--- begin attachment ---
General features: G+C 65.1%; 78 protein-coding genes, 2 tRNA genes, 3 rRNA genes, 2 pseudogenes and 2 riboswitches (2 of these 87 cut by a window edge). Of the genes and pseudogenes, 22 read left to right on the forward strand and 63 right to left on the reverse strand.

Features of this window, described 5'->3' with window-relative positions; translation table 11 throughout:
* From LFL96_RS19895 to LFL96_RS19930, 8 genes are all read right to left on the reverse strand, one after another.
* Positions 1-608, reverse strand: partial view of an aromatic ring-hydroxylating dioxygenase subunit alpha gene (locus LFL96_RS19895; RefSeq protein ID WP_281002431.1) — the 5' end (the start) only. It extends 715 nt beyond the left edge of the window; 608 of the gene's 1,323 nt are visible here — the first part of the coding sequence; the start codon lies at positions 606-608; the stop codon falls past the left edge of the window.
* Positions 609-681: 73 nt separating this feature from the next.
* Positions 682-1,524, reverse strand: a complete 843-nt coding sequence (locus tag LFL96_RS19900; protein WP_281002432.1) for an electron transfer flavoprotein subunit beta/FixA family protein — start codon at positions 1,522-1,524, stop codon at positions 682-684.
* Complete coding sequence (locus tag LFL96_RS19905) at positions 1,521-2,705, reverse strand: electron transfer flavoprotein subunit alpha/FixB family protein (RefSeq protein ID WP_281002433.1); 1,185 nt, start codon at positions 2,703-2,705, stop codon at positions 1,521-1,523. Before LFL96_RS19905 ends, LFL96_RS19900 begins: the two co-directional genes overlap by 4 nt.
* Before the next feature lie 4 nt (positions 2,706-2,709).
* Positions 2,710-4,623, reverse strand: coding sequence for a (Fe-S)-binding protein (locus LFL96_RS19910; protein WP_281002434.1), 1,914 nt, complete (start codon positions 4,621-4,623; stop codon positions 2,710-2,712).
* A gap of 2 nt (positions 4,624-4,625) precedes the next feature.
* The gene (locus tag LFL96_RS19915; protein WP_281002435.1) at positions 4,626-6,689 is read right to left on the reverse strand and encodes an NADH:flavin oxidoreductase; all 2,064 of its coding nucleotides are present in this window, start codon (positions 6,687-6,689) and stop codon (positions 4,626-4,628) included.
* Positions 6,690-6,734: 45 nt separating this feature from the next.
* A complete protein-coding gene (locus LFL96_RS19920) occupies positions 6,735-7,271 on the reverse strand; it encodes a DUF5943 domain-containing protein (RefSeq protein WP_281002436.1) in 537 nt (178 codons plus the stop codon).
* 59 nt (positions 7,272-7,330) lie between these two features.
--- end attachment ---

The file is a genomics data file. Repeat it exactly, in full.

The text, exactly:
General features: G+C 65.1%; 78 protein-coding genes, 2 tRNA genes, 3 rRNA genes, 2 pseudogenes and 2 riboswitches (2 of these 87 cut by a window edge). Of the genes and pseudogenes, 22 read left to right on the forward strand and 63 right to left on the reverse strand.

Features of this window, described 5'->3' with window-relative positions; translation table 11 throughout:
* From LFL96_RS19895 to LFL96_RS19930, 8 genes are all read right to left on the reverse strand, one after another.
* Positions 1-608, reverse strand: partial view of an aromatic ring-hydroxylating dioxygenase subunit alpha gene (locus LFL96_RS19895; RefSeq protein ID WP_281002431.1) — the 5' end (the start) only. It extends 715 nt beyond the left edge of the window; 608 of the gene's 1,323 nt are visible here — the first part of the coding sequence; the start codon lies at positions 606-608; the stop codon falls past the left edge of the window.
* Positions 609-681: 73 nt separating this feature from the next.
* Positions 682-1,524, reverse strand: a complete 843-nt coding sequence (locus tag LFL96_RS19900; protein WP_281002432.1) for an electron transfer flavoprotein subunit beta/FixA family protein — start codon at positions 1,522-1,524, stop codon at positions 682-684.
* Complete coding sequence (locus tag LFL96_RS19905) at positions 1,521-2,705, reverse strand: electron transfer flavoprotein subunit alpha/FixB family protein (RefSeq protein ID WP_281002433.1); 1,185 nt, start codon at positions 2,703-2,705, stop codon at positions 1,521-1,523. Before LFL96_RS19905 ends, LFL96_RS19900 begins: the two co-directional genes overlap by 4 nt.
* Before the next feature lie 4 nt (positions 2,706-2,709).
* Positions 2,710-4,623, reverse strand: coding sequence for a (Fe-S)-binding protein (locus LFL96_RS19910; protein WP_281002434.1), 1,914 nt, complete (start codon positions 4,621-4,623; stop codon positions 2,710-2,712).
* A gap of 2 nt (positions 4,624-4,625) precedes the next feature.
* The gene (locus tag LFL96_RS19915; protein WP_281002435.1) at positions 4,626-6,689 is read right to left on the reverse strand and encodes an NADH:flavin oxidoreductase; all 2,064 of its coding nucleotides are present in this window, start codon (positions 6,687-6,689) and stop codon (positions 4,626-4,628) included.
* Positions 6,690-6,734: 45 nt separating this feature from the next.
* A complete protein-coding gene (locus LFL96_RS19920) occupies positions 6,735-7,271 on the reverse strand; it encodes a DUF5943 domain-containing protein (RefSeq protein WP_281002436.1) in 537 nt (178 codons plus the stop codon).
* 59 nt (positions 7,272-7,330) lie between these two features.